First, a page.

Eco-anxiety, or ‘a chronic fear of environmental doom’ is an affliction that is affecting an increasing number of people across the world, with extensive studies proving that climate change is not only impacting our planet, but also our mental health.
So, we decided to look into our data to see if it supports the external research, and unsurprisingly, it does. We discovered that demand for eco-anxiety counselling has increased by 48% in the last year, with 29% of requests being made on behalf of children.
In response to these startling findings, we’ve worked with some of our counsellors to produce a guide on how to manage eco-anxiety.
Find a Support System
You’re never alone. There are thousands of people that feel just like you do. Speak to friends and family members who empathise with your anxious feelings, or join a community online to speak to other like-minded people.
Being involved in a community is proven to help fight the feeling of isolation and loneliness, especially if people in your current circles can’t relate to how you’re feeling.
A problem shared is a problem halved and joining the right community will at least empower you to share how you’re feeling.
Make a Change
If sharing how you feel isn’t enough, then perhaps it’s time to take action.
You can partake in some form of activism, and feel comforted in the thought that you are making a difference, be it big or small.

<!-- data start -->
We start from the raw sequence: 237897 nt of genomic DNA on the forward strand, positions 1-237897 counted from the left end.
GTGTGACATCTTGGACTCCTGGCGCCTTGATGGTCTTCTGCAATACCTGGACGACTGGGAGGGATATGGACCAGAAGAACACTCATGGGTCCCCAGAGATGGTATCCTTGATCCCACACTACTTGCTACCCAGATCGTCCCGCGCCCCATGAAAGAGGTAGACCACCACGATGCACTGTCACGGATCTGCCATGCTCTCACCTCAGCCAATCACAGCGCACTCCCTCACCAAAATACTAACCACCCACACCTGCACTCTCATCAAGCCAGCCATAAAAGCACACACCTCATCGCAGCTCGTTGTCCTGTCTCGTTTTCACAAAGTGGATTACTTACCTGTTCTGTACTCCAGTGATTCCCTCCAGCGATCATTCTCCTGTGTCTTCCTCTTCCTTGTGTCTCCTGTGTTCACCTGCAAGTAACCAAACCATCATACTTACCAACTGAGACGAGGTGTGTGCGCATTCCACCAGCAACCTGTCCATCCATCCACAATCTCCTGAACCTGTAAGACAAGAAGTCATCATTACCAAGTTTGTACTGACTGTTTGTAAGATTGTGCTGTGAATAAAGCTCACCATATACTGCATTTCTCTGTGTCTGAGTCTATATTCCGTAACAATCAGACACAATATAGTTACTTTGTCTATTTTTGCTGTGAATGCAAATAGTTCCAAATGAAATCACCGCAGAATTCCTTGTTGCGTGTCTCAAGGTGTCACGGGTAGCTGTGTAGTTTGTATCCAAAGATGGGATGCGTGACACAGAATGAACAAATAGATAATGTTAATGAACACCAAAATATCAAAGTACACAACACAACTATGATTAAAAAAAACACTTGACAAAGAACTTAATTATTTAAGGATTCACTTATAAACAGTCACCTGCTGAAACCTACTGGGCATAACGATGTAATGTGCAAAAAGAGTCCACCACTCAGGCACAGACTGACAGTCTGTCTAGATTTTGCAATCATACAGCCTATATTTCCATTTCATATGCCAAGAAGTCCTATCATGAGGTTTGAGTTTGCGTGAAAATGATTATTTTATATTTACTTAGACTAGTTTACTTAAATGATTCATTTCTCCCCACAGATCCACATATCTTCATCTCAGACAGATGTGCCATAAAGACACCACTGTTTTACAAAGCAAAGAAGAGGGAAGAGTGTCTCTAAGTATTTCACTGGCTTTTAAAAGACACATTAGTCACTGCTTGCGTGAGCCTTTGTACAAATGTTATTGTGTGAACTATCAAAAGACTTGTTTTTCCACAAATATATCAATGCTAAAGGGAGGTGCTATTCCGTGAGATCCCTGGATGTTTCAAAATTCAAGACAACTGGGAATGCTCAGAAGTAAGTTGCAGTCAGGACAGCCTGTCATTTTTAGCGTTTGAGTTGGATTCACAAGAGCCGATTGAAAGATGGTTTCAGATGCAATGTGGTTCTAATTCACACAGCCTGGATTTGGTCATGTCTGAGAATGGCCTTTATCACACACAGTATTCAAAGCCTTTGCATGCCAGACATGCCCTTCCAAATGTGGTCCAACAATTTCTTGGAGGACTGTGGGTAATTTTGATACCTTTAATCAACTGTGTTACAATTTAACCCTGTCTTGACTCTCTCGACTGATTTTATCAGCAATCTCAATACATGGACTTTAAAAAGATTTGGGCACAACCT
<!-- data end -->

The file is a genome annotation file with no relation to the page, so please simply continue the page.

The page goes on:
Popular options include reducing the amount of mass produced food you eat, and instead buying more local seasonal produce, and switching from fast to sustainable fashion. Doing things like buying reusable water bottles and coffee cups are easy wins to start making a difference. Switching to glass, aluminium or other products that are infinitely recyclable can also help to ease some of the guilt associated with modern life.
If that isn’t enough, or you’re already doing all you can at home, being vocal about your cause or even joining in with organised (peaceful) protests can help you feel like you’re gaining some control back of your emotions.
Anxiety can take its toll on you. Make sure that you are taking time out for yourself in whichever way you feel is most appropriate.
A sense of escapism is often useful when feeling overwhelmed or anxious, so getting lost in a good book or film are effective ways to ‘zone out’ and relax.
Curate the Content You Consume
With a culture of 24/7 news and social media, it’s really easy to get bogged down with all of the information we’re exposed to on a daily basis. Try and switch off the news every once and a while and when it comes to your social media, try to follow positive accounts that align with your values or inspire you.
The symptoms of eco-anxiety can overlap with symptoms of general anxiety disorders and as such can be treated in a similar fashion. If your eco-anxiety is becoming so detrimental that it’s becoming difficult to perform everyday home or work life tasks then asking a professional for help should be your next step. Ecopsychology is a method of therapy where a professional can help you explore your own wellbeing, feel more connected to the planet and your relationship with it.